As reported in a prior blog, the EU is looking to tackle the trade in illicit cultural goods by introducing import controls at EU borders.… Read More »Adoption of the Regulation on the Import of Cultural Goods: Start Preparing Now!
Import & Export of cultural goods
At the end of 2018, the Department for Digital, Culture, Media & Sport (DCMS) opened a consultation on the proposed changes that would introduce a… Read More »DCMS Consultation on National Treasures: Final Chance To Have Your Say!
2018 was the European Year of Cultural Heritage, during which the EU pledged to take action to stem the illicit trafficking of cultural goods both… Read More »The Proposed EU Regulations on the Import of Cultural Goods
The export office of the City of Bologna revokes the export licence granted for a portrait of Camillo Borghese by Gérard
The export office of the City of Bologna has recently attracted media attention following the revocation of an export licence granted for a portrait of… Read More »The export office of the City of Bologna revokes the export licence granted for a portrait of Camillo Borghese by Gérard
Following last summer’s amendments to the Italian export legal framework (see our blog of 27 September 2017), additional changes to the export licensing process have… Read More »Another small step towards a liberalisation of Italian export controls
Traditionally considered among the strictest in Europe, Italian export regulations have just been amended following an almost three-year debate. The discussion on the reasons for the… Read More »A (very) small step towards a liberalisation of Italian export controls
Earlier this year we reported that Germany’s government was in the process of legislating to protect objects of national heritage and restrict their export from… Read More »Update – New German Export Provisions for the “Protection of Cultural Property” now in force
Since 1955, it has been possible for Germany’s 16 states to register on a list of objects of national cultural importance artworks that are considered… Read More »Protecting national heritage or stifling the German Art Market?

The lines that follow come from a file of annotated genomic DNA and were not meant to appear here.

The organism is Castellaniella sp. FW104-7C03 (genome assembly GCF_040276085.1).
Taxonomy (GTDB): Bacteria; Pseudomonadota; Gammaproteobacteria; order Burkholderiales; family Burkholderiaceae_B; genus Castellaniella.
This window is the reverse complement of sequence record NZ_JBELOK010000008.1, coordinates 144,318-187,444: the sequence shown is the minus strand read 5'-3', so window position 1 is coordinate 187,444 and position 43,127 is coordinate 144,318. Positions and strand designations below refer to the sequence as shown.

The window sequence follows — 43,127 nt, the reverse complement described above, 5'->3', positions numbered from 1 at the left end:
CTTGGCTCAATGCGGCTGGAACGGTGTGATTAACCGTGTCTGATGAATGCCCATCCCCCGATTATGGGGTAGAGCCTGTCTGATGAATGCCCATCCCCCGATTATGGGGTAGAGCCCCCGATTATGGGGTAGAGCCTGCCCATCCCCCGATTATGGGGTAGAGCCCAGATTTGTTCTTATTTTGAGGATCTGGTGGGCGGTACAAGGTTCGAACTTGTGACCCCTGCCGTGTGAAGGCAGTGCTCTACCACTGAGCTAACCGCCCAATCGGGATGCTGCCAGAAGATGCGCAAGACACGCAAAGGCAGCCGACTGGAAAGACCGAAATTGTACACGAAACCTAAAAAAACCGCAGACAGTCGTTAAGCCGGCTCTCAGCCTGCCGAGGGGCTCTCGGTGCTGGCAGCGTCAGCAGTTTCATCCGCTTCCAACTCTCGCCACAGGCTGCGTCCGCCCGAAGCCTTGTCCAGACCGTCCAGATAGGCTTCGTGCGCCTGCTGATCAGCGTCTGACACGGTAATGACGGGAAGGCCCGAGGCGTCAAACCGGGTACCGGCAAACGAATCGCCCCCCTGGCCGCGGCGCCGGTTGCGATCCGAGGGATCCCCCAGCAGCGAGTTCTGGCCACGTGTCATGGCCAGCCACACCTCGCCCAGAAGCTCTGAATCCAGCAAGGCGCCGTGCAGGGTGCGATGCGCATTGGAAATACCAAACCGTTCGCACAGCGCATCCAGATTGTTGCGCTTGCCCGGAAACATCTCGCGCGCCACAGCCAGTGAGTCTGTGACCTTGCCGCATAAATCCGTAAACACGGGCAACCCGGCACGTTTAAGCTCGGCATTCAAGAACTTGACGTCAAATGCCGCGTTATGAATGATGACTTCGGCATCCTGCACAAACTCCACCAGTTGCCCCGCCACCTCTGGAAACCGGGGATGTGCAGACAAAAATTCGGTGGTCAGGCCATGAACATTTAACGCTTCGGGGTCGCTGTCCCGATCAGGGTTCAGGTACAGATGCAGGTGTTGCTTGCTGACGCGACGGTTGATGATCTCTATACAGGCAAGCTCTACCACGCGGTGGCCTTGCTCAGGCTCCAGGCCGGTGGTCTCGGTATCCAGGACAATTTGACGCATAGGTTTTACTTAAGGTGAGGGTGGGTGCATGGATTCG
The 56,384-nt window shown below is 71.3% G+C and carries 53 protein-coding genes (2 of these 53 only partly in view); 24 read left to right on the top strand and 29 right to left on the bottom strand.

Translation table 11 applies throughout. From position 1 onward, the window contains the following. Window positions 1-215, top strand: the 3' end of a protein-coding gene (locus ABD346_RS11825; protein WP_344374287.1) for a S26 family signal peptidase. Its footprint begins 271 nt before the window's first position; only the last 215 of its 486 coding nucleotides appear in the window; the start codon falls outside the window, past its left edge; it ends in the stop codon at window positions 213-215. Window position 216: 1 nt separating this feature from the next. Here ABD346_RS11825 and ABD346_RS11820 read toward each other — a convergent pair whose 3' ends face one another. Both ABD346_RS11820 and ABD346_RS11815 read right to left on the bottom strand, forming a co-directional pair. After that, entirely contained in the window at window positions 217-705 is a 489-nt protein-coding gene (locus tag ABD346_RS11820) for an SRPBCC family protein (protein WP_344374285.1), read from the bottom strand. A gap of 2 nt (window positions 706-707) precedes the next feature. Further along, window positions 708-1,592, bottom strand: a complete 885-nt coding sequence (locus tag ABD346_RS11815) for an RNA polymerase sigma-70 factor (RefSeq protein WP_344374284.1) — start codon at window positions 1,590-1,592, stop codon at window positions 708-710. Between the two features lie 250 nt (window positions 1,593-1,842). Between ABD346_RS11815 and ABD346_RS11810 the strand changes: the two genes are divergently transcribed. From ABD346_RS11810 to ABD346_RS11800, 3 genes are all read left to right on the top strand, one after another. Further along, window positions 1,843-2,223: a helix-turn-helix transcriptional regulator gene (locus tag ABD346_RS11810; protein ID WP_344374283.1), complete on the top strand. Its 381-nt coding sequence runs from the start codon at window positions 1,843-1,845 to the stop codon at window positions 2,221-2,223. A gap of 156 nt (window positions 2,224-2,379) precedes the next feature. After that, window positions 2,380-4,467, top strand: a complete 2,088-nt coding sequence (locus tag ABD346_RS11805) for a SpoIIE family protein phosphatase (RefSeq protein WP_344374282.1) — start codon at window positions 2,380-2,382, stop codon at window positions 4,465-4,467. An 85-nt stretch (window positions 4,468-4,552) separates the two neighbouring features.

The importation of goods into the European Union is subject to import VAT. The rate of import VAT varies from EU country to EU country.… Read More »Import VAT and the Free Movement of Goods within the European Union
HMRC have announced changes to the UK bonded warehousing regime. The purpose of the bonded warehousing regime (the technical phrase is “Customs Warehousing”) is to… Read More »Changes to the UK Bonded Warehousing Regime
The Customs Information Paper introducing changes to the temporary removal of goods from Customs Warehousing (see the article on this blog on Changes to the UK Bonded Warehousing Regime) refers to a previous Customs Information Paper (Ref: (10) 44 effective 18 June 2010). The Annex to that Customs Information Paper seeks to clarify certain procedures for the importation of works of art and antiques for display at galleries, fairs and exhibitions.
The second paragraph of the Annex reads: “Some art works currently being imported into the UK are described as “art installations” or “light installations”. These typically include some form of audio visual presentations or light display and current practice was to classify these installations according to their constituent parts and not as “art” in Chapter 97 of the Tariff”. This is a reference to HMRC’s inept argument that a video installation (e.g. by artist Bill Viola) or a light installation (e.g. by artist Dan Flavin) cannot be imported in the UK as an artwork simply because it is disassembled and crated for shipping. The fact that these art pieces are imported packed in boxes means, so argues HMRC, that they must be taxed as light bulbs, video screens and electric wires, because this is how these artworks appear to HMRC officials when they are wheeled through Customs. The sub-text is that HMRC officials are so devoid of natural intelligence that they cannot make the difference between an artwork by a world-famous artist (even when it is accompanied by a certificate of authenticity signed by the artist) and a bunch of wires. Tax should be levied, HMRC go on to say, at the rate applied to electrical and video apparatus, i.e. currently 20% instead of 5% for works of art. Customs duty should be levied too, as it applies to electrical and video equipment, not to works of art. This might have been mildly ridiculous, had HMRC not also argued that the higher rate of tax and duty should be applied not on the retail value of the electrical or video equipment (a few hundred pounds) but on the value declared by the importer being the value of an artwork by the artist (typically several hundred thousand pounds).Read More »The Importation of Video and Light Installations